This infographic shows some of the key findings from The Effects of Taxes and Benefits on Household Income 2011/12. This release looks at inequalities in income and the amount paid and received in taxes and benefits by households with different incomes. To do this, households are ranked from poorest to richest according to their “equivalised disposable income”, that is, their income after cash benefits received from the state and direct taxes (such as income tax and employees’ National Insurance contributions), adjusted for household size and composition. The infographic shows some key figures relating to the poorest and richest 20% of households based on this measure of income.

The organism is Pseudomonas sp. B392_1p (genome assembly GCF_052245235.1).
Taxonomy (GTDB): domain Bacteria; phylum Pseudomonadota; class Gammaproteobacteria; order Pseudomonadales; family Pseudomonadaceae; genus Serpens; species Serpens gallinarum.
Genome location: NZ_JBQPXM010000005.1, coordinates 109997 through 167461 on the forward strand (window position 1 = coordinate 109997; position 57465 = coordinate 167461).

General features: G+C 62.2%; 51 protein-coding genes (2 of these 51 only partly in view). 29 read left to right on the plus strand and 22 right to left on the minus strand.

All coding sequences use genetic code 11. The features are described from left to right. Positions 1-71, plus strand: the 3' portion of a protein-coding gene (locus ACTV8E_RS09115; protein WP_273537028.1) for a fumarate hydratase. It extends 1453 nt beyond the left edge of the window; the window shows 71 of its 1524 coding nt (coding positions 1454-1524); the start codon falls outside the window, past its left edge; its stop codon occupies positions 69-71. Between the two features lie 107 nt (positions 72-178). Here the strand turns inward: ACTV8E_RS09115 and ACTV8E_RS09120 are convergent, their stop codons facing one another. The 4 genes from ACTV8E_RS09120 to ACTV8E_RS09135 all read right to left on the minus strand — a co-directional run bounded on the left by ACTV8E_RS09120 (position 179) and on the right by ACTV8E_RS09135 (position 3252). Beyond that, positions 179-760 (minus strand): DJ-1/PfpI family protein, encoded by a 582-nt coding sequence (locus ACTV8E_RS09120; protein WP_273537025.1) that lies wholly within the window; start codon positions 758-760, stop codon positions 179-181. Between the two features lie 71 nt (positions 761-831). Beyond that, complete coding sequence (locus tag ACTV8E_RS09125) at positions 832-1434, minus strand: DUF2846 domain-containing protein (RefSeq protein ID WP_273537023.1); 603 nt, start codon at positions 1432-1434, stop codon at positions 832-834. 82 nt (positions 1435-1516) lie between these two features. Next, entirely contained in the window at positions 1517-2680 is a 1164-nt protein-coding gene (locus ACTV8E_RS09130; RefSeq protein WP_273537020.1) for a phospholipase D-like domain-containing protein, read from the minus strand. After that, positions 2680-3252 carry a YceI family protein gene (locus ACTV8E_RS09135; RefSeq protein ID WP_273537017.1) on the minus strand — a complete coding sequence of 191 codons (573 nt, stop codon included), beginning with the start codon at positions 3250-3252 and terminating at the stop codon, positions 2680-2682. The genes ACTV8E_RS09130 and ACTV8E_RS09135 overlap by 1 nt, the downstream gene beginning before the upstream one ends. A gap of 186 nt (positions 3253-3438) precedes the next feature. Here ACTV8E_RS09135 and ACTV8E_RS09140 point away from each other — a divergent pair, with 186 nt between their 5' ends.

The Effects of Taxes and Benefits on Household Income Statistical Bulletin looks in more detail at how the tax and benefit system redistributes income, along with the reasons for recent changes in income experienced by different groups. The bulletin also looks at longer term trends in income inequality and differences in taxes, benefits and inequality for retired and non-retired households. Published alongside this bulletin is a ‘Further Analysis and Methodology’ article, which further examines some of the trends and explains in more depth the concepts involved and how the figures are calculated.